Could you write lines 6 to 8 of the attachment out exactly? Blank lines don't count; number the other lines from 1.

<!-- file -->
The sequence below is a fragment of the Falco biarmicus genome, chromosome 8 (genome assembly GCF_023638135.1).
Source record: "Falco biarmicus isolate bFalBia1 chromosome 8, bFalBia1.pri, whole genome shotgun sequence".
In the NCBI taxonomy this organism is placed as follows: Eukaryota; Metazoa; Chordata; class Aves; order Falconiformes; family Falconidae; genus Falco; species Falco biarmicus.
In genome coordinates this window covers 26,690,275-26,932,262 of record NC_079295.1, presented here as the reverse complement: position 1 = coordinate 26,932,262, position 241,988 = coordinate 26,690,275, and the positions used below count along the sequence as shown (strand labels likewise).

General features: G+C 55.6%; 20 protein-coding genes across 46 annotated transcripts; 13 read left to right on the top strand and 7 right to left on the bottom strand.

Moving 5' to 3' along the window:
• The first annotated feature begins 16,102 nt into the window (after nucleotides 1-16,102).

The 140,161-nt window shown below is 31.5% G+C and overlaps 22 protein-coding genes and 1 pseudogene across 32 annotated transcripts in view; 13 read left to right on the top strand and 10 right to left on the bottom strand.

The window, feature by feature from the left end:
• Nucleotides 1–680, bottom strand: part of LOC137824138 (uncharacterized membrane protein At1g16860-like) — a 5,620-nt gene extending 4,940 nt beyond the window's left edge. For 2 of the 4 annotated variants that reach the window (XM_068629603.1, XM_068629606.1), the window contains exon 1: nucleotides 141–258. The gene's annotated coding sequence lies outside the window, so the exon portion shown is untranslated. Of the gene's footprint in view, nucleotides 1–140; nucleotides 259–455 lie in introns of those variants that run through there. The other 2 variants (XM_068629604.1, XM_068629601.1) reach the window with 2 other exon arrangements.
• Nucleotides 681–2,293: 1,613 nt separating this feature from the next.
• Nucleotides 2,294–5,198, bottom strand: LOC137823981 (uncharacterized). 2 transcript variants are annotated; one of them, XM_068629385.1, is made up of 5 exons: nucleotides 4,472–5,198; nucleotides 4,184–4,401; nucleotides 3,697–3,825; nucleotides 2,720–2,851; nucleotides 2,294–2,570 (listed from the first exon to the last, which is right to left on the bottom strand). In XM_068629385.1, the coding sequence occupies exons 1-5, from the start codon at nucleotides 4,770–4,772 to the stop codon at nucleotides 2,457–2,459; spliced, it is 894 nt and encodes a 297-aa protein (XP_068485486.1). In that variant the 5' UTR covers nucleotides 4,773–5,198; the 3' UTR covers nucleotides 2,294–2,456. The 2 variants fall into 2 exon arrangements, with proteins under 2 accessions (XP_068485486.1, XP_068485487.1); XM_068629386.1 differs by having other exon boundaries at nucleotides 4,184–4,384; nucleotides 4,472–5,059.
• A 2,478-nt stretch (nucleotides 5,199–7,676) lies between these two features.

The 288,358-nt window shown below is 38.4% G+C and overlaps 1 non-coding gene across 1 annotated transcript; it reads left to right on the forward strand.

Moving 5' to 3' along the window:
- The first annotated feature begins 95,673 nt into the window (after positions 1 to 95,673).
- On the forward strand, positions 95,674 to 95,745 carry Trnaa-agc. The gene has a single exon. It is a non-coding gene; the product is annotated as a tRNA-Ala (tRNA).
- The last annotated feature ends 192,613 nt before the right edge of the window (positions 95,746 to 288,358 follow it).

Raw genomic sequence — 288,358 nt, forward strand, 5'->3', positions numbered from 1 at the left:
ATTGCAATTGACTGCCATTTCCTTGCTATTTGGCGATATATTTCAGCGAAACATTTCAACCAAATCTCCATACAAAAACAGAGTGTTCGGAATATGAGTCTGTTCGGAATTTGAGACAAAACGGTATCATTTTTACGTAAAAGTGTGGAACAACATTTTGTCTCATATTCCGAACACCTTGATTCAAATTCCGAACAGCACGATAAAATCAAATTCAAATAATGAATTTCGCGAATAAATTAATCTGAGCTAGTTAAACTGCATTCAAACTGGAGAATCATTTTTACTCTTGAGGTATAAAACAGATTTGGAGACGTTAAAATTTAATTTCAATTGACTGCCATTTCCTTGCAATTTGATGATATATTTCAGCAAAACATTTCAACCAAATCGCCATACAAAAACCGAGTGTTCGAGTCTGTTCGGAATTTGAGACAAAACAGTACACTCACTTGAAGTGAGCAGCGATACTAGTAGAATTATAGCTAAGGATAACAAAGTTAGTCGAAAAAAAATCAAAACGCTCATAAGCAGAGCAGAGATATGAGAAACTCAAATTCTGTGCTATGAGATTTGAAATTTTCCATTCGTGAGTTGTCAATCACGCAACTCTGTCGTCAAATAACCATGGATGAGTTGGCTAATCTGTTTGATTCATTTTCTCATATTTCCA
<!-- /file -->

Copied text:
Moving 5' to 3' along the window:
• The first annotated feature begins 16,102 nt into the window (after nucleotides 1-16,102).

The 140,161-nt window shown below is 31.5% G+C and overlaps 22 protein-coding genes and 1 pseudogene across 32 annotated transcripts in view; 13 read left to right on the top strand and 10 right to left on the bottom strand.